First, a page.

Tag Archives: blog

New year, new blog title

Say hello to Chick Writes Stuff.*

Don’t worry. Nothing else will change. The web address is still aprillbrandon.com. The writing will be the same. And believe you me, my art skills have NOT improved (if anything, they’ve regressed).

I’ve just never really liked the original title (which I thought of four years ago after taking a Tylenol PM and drinking a vodka and cranberry).

*Thanks go out to my good friend Nick for the suggestion.

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I’d like to apologize to my mom for the following…

So, it was Mother’s Day this past weekend. Which means that all of us (minus the majority of reality TV stars, whom I’m praying were the result of some government cloning experiment gone terribly wrong and thus don’t have mothers) spent the day sucking up to our moms and giving her useless gifts like cards covered in three tons of glitter and stuffed bears that sing annoying songs.

But considering everything my mom had to put up with (and all the toxic fumes from the constant hairspray cloud hanging around my teenage head she had to breath in), I’d like to take this holiday a step farther and give my own mother something she really wants:

Validation that she was pretty much always right and overdue apologies for a wide variety of infractions.

And so, Mom, first and foremost I’d like to apologize for my birth. Because I am a mom now. And I now know you weren’t exaggerating when you compared the pain to pulling your lower lip over your entire head.

Then there was the Great Tomato Standoff of 1986. That’s three hours of waiting for me to eat a vegetable you’ll never get back.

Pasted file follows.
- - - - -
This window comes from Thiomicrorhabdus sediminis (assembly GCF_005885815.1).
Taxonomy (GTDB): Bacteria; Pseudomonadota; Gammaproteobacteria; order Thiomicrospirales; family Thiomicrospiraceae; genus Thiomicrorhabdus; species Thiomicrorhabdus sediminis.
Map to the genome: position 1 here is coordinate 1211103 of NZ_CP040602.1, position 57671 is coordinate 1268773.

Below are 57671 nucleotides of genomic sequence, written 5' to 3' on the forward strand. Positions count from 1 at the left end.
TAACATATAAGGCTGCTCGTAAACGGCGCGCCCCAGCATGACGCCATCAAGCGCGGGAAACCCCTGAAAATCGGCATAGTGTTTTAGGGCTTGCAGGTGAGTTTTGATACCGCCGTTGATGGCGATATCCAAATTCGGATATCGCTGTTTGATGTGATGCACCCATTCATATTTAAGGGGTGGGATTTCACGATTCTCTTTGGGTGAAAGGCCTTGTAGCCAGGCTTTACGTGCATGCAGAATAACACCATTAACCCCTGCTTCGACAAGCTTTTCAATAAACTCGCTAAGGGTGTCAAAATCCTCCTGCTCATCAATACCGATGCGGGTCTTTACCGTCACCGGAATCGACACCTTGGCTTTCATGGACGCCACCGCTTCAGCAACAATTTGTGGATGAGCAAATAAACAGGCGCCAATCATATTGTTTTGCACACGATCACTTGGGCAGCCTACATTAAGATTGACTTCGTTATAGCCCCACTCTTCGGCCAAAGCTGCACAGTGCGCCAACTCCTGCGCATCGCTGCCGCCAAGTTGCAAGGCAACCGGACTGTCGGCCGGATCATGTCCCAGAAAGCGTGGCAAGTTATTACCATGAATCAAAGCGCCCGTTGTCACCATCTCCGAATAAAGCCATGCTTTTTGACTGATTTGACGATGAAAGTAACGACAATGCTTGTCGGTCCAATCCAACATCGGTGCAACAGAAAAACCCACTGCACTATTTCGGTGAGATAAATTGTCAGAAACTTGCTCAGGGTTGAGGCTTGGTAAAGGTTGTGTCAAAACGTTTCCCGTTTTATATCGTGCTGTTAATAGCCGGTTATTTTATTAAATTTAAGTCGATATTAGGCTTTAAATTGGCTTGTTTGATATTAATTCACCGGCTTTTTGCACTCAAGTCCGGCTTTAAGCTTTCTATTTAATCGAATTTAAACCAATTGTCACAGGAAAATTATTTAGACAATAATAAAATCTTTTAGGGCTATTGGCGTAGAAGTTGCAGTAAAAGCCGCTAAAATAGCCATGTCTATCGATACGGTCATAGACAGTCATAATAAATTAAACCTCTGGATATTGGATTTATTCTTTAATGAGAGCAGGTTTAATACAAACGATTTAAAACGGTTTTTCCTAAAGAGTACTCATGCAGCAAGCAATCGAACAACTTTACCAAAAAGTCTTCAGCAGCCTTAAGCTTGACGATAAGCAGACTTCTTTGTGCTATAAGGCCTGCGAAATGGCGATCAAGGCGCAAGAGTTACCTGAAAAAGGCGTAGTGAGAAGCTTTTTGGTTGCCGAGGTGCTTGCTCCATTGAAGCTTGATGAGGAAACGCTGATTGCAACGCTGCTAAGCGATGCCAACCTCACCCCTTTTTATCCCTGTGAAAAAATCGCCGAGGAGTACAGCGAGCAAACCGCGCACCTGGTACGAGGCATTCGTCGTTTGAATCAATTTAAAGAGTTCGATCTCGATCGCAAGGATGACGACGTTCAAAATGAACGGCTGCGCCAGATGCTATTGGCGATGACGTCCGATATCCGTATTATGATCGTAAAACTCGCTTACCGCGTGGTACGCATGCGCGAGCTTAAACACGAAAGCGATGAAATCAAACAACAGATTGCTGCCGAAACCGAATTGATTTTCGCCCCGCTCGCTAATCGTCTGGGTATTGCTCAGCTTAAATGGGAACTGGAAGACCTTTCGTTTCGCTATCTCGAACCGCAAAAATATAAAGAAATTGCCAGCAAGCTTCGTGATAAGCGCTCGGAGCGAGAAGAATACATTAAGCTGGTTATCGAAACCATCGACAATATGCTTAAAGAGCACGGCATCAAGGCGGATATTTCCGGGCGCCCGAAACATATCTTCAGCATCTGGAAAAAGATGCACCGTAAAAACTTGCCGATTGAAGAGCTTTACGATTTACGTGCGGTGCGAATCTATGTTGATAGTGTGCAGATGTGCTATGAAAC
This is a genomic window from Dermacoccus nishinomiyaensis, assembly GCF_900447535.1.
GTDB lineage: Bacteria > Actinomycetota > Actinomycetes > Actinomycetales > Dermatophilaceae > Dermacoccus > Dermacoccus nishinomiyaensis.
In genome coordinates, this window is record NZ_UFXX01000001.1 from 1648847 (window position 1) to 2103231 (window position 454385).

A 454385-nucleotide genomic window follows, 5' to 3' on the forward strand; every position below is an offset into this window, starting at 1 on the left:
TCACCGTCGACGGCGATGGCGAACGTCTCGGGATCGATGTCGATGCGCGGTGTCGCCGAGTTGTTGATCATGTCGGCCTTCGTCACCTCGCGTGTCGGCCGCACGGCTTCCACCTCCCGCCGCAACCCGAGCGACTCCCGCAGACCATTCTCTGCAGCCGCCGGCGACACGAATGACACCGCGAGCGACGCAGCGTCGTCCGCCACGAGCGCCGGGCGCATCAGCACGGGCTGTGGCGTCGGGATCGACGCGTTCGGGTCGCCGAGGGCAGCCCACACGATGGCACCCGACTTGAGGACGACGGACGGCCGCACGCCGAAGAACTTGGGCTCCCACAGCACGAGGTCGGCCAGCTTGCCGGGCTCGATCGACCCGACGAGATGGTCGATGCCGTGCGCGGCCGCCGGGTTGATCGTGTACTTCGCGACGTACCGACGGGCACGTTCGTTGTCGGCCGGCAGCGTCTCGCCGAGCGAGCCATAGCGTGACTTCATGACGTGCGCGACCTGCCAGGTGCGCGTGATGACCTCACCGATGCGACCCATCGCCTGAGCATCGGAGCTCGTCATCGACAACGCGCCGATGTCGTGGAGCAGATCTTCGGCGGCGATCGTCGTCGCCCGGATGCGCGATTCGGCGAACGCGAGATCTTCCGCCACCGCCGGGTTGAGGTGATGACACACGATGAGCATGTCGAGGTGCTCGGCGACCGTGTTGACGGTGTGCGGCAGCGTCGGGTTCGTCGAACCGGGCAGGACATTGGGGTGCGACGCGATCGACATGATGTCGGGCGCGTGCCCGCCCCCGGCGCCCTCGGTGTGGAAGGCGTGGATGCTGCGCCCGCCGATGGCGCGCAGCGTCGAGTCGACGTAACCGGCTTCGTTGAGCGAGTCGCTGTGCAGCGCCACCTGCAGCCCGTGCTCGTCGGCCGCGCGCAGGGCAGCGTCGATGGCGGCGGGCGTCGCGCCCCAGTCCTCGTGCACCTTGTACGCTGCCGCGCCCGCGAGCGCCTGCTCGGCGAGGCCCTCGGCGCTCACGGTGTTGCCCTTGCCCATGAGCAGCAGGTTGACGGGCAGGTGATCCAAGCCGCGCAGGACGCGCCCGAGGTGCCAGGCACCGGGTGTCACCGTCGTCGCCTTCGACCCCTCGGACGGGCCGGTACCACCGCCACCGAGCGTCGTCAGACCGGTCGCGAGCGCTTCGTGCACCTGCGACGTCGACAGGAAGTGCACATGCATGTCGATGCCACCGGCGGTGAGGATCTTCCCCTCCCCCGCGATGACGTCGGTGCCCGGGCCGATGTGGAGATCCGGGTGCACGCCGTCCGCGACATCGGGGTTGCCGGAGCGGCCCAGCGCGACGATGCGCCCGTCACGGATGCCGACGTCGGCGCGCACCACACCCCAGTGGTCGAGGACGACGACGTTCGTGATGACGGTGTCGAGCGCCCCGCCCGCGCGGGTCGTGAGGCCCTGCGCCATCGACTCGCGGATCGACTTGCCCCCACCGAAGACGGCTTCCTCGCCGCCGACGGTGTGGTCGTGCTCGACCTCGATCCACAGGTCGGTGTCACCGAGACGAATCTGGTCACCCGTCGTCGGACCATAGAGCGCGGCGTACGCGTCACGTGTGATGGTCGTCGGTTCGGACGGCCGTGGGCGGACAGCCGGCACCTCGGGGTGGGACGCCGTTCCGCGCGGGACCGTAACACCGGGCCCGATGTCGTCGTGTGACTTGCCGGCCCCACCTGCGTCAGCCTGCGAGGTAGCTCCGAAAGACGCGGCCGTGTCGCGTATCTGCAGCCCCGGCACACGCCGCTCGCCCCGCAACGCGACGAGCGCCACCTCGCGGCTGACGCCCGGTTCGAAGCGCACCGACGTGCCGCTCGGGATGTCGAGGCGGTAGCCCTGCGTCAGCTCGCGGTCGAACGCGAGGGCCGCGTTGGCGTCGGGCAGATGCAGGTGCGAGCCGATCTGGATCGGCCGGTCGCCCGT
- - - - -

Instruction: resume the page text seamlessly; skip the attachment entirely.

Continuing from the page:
Oh, remember when you signed me up for that second year of ballet and it was only after you had paid for the entire year and bought me three new tutus that I announced I no longer wanted to do ballet? That was fun, huh? Oof. Again. So sorry.

Let us also not forget The Great Brownie Lie of 1990, when I blamed the missing brownie piece (of the pan of brownies you SPECIFICALLY told me NOT to eat) on the dog. Oh, and that time when I was 14 and called you a very bad word under my breath (which didn’t stop you from hearing it) on the phone because you wouldn’t let me pierce my eyeball and tattoo my tongue.

Actually, now that I think about it, I apologize in general for 1996.

For every time I made you listen to the New Kids on the Block “Hangin’ Tough” album over and over and over and over and over and over and over and over and over and over again, I am deeply, deeply sorry. For every track meet you had to sit through in the volatile Ohio spring weather, but specifically that time it hailed and you toughed it out only to watch me get seventh place in the 300 hurdles, I apologize even more.